As a rough analogy, imagine a school has a graduating class with one thousand students. Teachers implement a novel teaching strategy — say, giving out flashcards for them to use — and then give them a test. On the previous test, 100 students got D's, and 100 got F's, but on the latest test, only 72 get D's, and 86 get F's.

The big takeaway, obviously, is that fewer students are failing, perhaps due to the flashcards. A much subtler finding is that students who got F's constitute an increased percentage of failing students (we're counting D as a failing grade here). But inexplicably, that's what the researchers chose to focus on in this new study.

To put it charitably, this seems like a strange and misguided interpretation of the data (As Jaffe at CityLab put it, "they seemed to miss the forest for the trees"). A more critical view would be that the researchers went looking for evidence that bikeshare programs are dangerous, and upon failing to find any, cherry-picked a relatively unimportant sub-trend and trumpeted it as decisive finding.

So how did the bikeshare programs make biking safer?

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This is the most important and surprising question to come out of the study. What makes the 28 percent decline in biking injuries (and 14 percent decline in head injuries) even more remarkable is that they happened even as people began biking dramatically more in these cities.

In DC, for instance, bikeshare members rode 4.4 million miles in 2012. We don't know how much of an increase this is compared to all biking (because we don't have data on total biking), but if it represented a five percent increase in miles biked, we'd expect to see at least a five percent increase in total injuries and head injuries. To see these declines means biking in DC has gotten a lot safer since bikeshare was introduced, even if a smaller percentage of bikers is wearing helmets.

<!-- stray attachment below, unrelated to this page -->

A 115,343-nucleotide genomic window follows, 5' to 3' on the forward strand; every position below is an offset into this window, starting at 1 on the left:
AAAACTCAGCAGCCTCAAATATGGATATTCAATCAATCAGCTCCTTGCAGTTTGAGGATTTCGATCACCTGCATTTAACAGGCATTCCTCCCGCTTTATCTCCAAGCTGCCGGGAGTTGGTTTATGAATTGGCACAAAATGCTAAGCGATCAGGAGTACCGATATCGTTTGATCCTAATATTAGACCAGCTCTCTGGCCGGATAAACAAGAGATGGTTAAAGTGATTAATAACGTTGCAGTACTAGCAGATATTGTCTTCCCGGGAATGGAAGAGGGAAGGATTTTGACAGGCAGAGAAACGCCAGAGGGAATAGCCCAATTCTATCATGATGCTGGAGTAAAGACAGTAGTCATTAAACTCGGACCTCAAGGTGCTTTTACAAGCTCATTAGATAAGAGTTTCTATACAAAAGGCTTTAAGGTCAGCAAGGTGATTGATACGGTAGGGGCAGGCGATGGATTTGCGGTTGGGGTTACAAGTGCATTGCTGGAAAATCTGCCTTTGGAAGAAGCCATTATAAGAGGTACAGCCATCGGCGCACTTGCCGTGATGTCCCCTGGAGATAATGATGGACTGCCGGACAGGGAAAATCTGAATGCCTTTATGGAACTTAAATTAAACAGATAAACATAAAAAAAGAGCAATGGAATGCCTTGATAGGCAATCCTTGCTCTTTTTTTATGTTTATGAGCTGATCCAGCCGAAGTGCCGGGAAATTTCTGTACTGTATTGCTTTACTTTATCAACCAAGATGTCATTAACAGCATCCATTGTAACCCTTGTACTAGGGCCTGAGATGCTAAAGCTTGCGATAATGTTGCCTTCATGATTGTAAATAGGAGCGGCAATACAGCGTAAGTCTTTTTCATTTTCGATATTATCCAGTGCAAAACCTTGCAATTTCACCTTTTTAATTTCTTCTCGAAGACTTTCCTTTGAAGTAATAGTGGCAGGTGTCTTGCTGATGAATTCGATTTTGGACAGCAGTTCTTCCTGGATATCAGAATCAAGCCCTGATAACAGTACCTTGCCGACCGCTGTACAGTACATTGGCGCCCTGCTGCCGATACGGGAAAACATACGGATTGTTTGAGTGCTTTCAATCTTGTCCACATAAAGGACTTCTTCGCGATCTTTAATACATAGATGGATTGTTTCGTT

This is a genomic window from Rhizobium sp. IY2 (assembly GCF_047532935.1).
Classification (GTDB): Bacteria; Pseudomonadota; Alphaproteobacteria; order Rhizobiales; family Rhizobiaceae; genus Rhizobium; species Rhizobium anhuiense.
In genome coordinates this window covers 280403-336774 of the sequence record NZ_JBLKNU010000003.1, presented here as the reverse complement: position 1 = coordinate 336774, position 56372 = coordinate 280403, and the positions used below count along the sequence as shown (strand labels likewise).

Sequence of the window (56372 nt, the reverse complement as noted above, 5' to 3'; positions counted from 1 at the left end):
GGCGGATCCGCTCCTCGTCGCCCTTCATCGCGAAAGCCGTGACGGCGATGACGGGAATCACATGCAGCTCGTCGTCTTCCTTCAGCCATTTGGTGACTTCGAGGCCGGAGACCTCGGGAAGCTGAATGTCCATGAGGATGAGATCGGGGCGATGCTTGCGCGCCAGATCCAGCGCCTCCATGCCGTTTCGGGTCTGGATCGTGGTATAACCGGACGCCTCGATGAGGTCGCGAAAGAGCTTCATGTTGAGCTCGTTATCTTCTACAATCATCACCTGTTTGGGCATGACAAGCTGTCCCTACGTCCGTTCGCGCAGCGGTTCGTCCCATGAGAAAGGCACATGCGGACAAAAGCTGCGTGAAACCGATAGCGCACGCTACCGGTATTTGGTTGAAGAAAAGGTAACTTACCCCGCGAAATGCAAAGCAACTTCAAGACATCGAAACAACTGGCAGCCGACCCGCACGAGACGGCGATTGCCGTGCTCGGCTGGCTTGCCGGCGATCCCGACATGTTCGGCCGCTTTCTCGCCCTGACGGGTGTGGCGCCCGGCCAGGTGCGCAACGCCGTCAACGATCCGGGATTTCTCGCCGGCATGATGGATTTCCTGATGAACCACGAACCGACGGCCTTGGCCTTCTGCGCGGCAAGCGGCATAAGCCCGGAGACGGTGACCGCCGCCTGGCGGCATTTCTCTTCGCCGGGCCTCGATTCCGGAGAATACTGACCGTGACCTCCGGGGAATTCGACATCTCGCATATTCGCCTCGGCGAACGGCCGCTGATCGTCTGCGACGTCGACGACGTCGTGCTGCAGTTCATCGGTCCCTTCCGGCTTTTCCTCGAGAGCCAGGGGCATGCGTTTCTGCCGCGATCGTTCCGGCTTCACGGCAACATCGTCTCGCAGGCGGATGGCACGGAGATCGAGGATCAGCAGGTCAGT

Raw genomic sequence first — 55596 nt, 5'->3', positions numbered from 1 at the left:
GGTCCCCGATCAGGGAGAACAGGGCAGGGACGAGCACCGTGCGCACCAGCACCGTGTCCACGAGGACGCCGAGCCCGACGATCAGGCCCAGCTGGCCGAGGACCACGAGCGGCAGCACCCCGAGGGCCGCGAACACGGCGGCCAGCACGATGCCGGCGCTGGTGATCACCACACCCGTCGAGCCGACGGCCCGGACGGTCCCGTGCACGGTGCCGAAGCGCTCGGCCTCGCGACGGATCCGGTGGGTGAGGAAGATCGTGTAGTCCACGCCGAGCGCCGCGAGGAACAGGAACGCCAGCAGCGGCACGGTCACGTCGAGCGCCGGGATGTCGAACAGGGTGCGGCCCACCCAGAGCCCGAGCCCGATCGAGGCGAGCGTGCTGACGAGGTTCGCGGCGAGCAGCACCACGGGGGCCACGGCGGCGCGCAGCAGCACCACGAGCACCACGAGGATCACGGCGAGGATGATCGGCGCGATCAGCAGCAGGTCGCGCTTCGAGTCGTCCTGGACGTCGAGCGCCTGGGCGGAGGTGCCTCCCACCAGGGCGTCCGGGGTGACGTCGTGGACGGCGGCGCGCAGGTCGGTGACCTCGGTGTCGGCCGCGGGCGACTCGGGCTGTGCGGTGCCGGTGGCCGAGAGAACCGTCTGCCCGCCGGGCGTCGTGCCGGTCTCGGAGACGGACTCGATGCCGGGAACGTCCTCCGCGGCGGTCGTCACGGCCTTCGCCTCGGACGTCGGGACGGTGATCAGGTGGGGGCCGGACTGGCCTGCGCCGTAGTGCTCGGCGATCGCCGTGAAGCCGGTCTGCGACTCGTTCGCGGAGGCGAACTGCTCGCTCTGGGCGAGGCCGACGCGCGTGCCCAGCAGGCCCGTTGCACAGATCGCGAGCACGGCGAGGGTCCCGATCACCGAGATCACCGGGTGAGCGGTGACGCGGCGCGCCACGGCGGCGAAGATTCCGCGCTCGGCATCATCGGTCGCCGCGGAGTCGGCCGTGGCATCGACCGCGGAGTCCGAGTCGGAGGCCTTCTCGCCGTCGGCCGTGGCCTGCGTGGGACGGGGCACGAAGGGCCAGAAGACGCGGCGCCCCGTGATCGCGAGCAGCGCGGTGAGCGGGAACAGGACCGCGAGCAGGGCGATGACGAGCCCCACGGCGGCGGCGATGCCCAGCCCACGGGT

What could account for this surprising trend? One possibility is the basic fact that the number of bikers on the road most strongly predicts biking safely — and that helmet use doesn't seem to be strongly correlated with it.

When drivers get used to seeing cyclists everywhere, they're much less likely to hit them. Other factors (such as protected bike lanes) are definitely important, but bike helmets can't replicate the "safety in numbers" effect in making biking safer — any more than bulletproof vests can reduce gun violence.

It's impossible to determine that these bikeshare programs caused the declines in injuries that followed them, rather than simply being correlated with them. But given everything we know about bike helmets and injuries, the most reasonable interpretation of this new data is that the programs made biking safer by putting many more bikes on the road, even if most of their riders aren't wearing helmets.

This makes it a very good thing that most bikeshare programs don't require adults to wear helmets, and that Dallas recently eliminated its helmet law in advance of a new bikeshare program to be introduced later this year.

Further reading:


Correction: this article first said CityLab was the first to point out the error in the study coverage.